East Molokai Volcano

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East Molokai Volcano
Starr 050729-3021 Washingtonia sp..jpg
Aerial photo of the southwestern flank of East Molokai Volcano
Highest point
Elevation1,512 m (4,961 ft)
Coordinates21°07′N 156°50′W / 21.11°N 156.84°W / 21.11; -156.84Coordinates: 21°07′N 156°50′W / 21.11°N 156.84°W / 21.11; -156.84
LocationMolokai, Hawaii,
United States
Parent rangeHawaiian Islands
Mountain typeShield volcano
Volcanic arc/beltHawaiian-Emperor seamount chain

The East Molokai Volcano, sometimes also known as Wailau for the Wailau valley on its north side,[1] is an extinct shield volcano comprising the eastern two-thirds of the island of Molokaʻi in the U.S. state of Hawaii.


The East Molokai has a width of 70 km (43 mi) and a length of 150 km (93 mi). It is overlapped by the West Molokai, Lanai and Haleakalā shield volcanoes. Its shield formation began two million years ago and ended 1.5 million years ago whereas its postshield eruptions occurred 1.5 to 1.3 million years ago. The pahoehoe shield volcano of the Kalaupapa Peninsula postdates the main shield volcano of East Molokai and is considered to represent the last volcanic phase of East Molokai.[1]

East Molokai was one of the seven principal volcanoes along with West Molokai, Lānaʻi, West Maui, East Maui, Penguin Bank and Kahoʻolawe that formerly constituted the island of Maui Nui.

The highest point is the peak called Kamakou on the southern rim at 21°6′23″N 156°52′5″W / 21.10639°N 156.86806°W / 21.10639; -156.86806 (Kamakou).[2][3] The Pēpēʻōpae bog is just below the rim.[4]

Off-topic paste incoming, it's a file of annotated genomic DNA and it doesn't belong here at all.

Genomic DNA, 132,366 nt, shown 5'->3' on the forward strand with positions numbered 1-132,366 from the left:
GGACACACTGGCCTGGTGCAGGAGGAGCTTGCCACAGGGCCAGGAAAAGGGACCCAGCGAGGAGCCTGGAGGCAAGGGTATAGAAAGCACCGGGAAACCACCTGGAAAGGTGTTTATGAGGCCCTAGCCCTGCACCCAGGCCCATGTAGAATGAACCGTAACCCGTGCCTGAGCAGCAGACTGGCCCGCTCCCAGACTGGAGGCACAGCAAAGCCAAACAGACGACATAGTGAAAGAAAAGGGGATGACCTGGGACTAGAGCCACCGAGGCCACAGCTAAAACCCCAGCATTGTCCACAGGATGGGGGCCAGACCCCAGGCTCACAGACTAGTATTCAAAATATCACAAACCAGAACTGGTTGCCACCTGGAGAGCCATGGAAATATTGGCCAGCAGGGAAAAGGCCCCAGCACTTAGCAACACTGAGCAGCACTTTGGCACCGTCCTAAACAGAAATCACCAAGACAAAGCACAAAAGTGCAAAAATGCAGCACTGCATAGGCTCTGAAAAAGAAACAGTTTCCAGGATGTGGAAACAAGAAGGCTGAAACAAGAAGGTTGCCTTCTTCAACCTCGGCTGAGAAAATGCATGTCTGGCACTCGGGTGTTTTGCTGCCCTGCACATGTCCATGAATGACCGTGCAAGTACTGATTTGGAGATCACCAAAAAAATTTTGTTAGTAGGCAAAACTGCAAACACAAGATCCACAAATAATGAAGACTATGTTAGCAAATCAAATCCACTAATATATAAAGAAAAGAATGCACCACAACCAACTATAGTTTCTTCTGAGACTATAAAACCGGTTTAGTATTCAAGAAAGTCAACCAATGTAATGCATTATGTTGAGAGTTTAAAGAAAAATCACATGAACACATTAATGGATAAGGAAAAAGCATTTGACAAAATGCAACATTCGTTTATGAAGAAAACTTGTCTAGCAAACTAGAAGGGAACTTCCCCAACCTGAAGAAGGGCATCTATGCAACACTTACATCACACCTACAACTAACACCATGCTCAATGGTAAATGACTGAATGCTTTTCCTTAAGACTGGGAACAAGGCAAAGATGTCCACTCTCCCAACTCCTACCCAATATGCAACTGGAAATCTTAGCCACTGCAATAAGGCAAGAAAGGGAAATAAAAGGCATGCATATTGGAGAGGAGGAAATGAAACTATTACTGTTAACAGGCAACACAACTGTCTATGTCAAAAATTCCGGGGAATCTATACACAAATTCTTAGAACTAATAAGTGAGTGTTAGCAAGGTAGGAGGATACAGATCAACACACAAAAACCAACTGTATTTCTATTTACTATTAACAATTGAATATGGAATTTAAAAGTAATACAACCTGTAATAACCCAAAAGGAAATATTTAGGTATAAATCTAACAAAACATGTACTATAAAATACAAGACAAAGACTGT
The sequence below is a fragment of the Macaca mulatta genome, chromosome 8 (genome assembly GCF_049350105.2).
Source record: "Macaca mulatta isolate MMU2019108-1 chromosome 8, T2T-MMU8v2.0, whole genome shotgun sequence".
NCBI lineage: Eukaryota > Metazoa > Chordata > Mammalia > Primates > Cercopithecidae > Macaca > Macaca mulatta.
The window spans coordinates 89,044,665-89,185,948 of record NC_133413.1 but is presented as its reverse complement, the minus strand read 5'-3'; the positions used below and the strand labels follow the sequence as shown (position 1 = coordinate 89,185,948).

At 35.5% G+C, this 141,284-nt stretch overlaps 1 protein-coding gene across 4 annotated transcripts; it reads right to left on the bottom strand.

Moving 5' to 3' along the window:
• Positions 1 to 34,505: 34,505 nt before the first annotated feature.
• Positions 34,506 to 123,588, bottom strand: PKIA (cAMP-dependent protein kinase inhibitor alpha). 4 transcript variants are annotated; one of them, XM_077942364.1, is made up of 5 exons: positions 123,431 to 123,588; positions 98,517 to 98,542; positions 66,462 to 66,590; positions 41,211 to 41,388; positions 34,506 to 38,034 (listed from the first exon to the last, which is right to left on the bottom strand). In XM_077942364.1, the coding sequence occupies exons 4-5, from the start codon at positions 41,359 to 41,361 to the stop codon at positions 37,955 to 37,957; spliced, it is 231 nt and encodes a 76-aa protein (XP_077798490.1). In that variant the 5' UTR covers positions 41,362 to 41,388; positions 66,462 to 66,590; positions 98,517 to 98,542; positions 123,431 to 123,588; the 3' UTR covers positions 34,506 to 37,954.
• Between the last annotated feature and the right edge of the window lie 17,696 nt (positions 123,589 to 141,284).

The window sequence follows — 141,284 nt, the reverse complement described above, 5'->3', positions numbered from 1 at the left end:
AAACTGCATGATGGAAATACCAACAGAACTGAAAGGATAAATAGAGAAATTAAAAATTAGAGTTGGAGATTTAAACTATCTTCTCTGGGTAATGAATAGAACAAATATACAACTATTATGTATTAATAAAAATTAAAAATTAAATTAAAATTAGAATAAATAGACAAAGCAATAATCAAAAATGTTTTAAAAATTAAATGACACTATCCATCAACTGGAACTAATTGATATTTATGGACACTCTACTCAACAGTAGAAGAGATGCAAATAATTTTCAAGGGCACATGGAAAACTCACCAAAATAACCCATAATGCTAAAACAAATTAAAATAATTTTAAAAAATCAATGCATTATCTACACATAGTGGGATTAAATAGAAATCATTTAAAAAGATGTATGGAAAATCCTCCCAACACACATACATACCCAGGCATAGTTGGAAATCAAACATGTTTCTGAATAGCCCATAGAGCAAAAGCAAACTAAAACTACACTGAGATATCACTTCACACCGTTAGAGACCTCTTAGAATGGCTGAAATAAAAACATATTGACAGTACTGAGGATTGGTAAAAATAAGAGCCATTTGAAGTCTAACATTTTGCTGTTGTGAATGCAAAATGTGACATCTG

The northern flank of the volcano has been truncated by enormous cliffs rising 900 m (3,000 ft) from the sea. The sea cliffs were formed when the northern third of the East Molokai Volcano suddenly collapsed and slid off into the sea, about 1.4 million years ago. The landslide was so fast and powerful that it extended 190 km (120 mi) into the sea, and generated a 600 m (1,970 ft) high megatsunami that inundated the rest of Molokai and severely damaged the surrounding Hawaiian Islands before eventually reaching the coastlines of California and Mexico.[5]

See also[edit]


  1. ^ a b Wood, Charles A.; Kienle, Jürgen (2001). Volcanoes of North America: United States and Canada. Cambridge, England: Cambridge University Press. p. 328. ISBN 978-0-521-43811-7. OCLC 27910629.
  2. ^ U.S. Geological Survey Geographic Names Information System: Kamakou
  3. ^ Mary Kawena Pukui, Samuel Hoyt Elbert and Esther T. Mookini (2004). "lookup of Kamakou ". in Place Names of Hawai'i. Ulukau, the Hawaiian Electronic Library, University of Hawaii Press. Retrieved November 12, 2010.
  4. ^ U.S. Geological Survey Geographic Names Information System: Pēpē‘ōpae
  5. ^ "Kalaupapa Settlement Boundary Study. Along North Shore to Halawa Valley, Molokai". National Park Service. 2001. Retrieved 2014-01-29.

External links[edit]